A Freshwater Collaborative for Wisconsin grant helped students from six UW campuses train at one of three locations of UW Oshkosh’s Environmental Research and Innovation Center
When Amanda Stickney learned about chemistry in sixth grade, her love of math and science clicked.
“In high school, I went to a semester boarding school that focused on environmental science and stewardship,” says the recent graduate of UW-Stevens Point’s chemistry program. “That’s when I knew I wanted to do something with environmental chemistry.”
Last summer, Stickney had a unique opportunity to expand her laboratory skills at UW Oshkosh’s Environmental Research and Innovation Center (ERIC), the UW System’s most comprehensive research and testing center. Each year ERIC hires about 40 students for its various programs. Historically, most of them have been undergraduates from UW Oshkosh.
A grant from the Freshwater Collaborative of Wisconsin (FCW) helped give students from other UW campuses, including UW-Eau Claire, UW-Stevens Point, UW-Stout, UW-Superior, UW-Parkside and UW-Whitewater, the opportunity to train at one of ERIC’s three locations — Oshkosh, Manitowoc, or Door County. The FCW grant funded four positions, and an additional three-and-half positions were funded through matching grants.
“We provide opportunities for students to learn the techniques, the workflow and the environment of this type of laboratory,” says Greg Kleinheinz, Viessmann Chair of Sustainable Technology and professor of environmental engineering technology at UW Oshkosh. “One of the goals of our Freshwater Collaborative project was to make inroads with other campuses and bring students from the different campuses together.”
Students spent a week in the ERIC lab training and learning analytical techniques. Because of her major, Stickney worked in the lab all summer, learning how to run the equipment, analyze samples and follow standard operating procedures.
“If I want to work in a lab, I wanted to really learn chemical safety,” she says. “Not everyone can follow an SOP [Standard Operating Procedure] for how to run a test or make a chemical.”
Being a chemistry major, Stickney also appreciated the opportunity to learn more about biology and microbiology. That knowledge will help her succeed at Ohio State University, where she began the master’s in environmental science program this fall.
Britta Larson (top photo), a biology and chemistry major at UW-Superior, was one of four students who did field work in Door County. They tested beaches for coliforms, E. coli, microcystin and microplastics; looked at parameters that could influence bacteria levels at the beaches; assisted in method development for finding and analyzing the microplastics; and analyzed the safety of drinking water.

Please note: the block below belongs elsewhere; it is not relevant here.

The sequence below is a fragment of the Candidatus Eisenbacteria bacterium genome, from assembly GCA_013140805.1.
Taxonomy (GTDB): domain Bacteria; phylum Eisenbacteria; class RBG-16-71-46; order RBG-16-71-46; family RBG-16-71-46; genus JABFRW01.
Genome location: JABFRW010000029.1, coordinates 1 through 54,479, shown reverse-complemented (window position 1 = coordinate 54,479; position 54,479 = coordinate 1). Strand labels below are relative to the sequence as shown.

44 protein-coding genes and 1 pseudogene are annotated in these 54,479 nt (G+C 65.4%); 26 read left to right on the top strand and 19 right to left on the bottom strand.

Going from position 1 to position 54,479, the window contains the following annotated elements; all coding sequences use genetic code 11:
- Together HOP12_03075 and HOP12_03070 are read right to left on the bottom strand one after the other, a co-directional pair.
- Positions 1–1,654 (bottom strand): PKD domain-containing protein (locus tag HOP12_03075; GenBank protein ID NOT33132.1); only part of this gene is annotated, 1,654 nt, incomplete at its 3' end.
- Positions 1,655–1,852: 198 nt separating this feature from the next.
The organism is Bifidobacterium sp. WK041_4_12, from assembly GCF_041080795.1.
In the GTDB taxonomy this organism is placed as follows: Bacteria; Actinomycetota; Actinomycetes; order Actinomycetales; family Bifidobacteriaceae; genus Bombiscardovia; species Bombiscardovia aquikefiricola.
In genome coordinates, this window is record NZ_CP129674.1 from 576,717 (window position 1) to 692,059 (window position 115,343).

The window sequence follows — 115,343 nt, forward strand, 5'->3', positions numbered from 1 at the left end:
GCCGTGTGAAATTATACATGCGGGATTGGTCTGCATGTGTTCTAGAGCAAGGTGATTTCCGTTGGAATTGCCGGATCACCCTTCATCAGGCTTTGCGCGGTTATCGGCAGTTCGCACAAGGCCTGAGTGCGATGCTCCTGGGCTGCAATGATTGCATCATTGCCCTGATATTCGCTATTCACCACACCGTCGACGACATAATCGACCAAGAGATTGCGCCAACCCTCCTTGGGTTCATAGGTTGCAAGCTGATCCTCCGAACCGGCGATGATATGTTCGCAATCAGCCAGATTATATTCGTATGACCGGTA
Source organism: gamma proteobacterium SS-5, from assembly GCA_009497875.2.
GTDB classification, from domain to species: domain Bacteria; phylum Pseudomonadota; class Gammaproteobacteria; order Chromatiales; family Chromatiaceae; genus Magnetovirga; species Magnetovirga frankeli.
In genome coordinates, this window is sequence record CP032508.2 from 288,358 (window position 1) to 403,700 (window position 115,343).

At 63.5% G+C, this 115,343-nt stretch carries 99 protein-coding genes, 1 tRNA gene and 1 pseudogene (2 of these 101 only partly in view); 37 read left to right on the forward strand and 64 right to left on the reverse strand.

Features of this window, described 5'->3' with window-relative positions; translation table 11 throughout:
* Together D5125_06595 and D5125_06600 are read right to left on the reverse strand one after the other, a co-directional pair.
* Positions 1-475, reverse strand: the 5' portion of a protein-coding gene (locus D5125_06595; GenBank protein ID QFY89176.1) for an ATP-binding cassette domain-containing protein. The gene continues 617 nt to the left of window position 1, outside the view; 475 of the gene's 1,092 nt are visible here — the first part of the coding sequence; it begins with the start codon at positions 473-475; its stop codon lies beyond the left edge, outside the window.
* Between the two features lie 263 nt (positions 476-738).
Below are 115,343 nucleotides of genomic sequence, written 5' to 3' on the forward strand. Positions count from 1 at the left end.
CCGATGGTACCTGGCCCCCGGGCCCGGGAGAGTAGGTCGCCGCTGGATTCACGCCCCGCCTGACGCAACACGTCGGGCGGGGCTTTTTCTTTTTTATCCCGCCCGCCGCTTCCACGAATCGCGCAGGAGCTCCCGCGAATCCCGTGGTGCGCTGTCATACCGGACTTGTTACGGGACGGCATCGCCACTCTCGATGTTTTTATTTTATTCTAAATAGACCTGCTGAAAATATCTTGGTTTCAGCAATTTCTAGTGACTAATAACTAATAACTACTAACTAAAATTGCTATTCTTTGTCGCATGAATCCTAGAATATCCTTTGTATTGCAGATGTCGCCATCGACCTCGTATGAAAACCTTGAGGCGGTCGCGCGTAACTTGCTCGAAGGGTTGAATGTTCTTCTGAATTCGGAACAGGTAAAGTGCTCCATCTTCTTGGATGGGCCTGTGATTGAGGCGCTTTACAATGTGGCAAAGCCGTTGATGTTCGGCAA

“This program was very field heavy, and it taught me that conditions are variable and to be prepared to problem solve. This also helped me to notice what type of career I would like,” says Larson, who plans to go to graduate school for water resource management or natural resource management.
Both Larson and her teammate Jason Trzebiatowski, a biology major and pre-professional medicine minor from UW-Eau Claire, say one of the highlights was learning how to run and manage a field laboratory.
For Peyton Maki, a senior environmental science major at UW Stout, the hands-on experience provided insight into his career path. His current post-graduation plan is two years in the Peace Corps, where he hopes to practice the skills he learned over the summer, followed by graduate school.
“By participating in this internship, I think I have largely increased my skill for both field and lab work, as well as learning my passion for the work I have done this summer,” he says. “It has let me get a better understanding of some of the tasks I will need to solve and work in for a future job.”
Kleinheinz says the program has exceeded expectations — and response to the FCW-funded positions was so strong that UW Oshkosh hired 20 additional students for a different program that studies invasive aquatic species in Vilas County.
Beyond the student experiences, the ERIC program is fulfilling another goal of the Freshwater Collaborative: connecting UW System faculty. Kleinheinz says when they reached out to UW Stout to discuss the ERIC program, the conversations snowballed into additional collaboration to develop common coursework and certificates. And this past summer, faculty from UW-Eau Claire brought a field class, also funded by the FCW, to visit the ERIC students and study water resources in Door County.
“The students are an easy way to make introductions between the faculty,” Kleinheinz says. “Faculty are busy, but when they see how an opportunity directly benefits their students, they start to see how they can do other collaborative things. That starts to build those faculty connections, and that will grow into future students research opportunities.”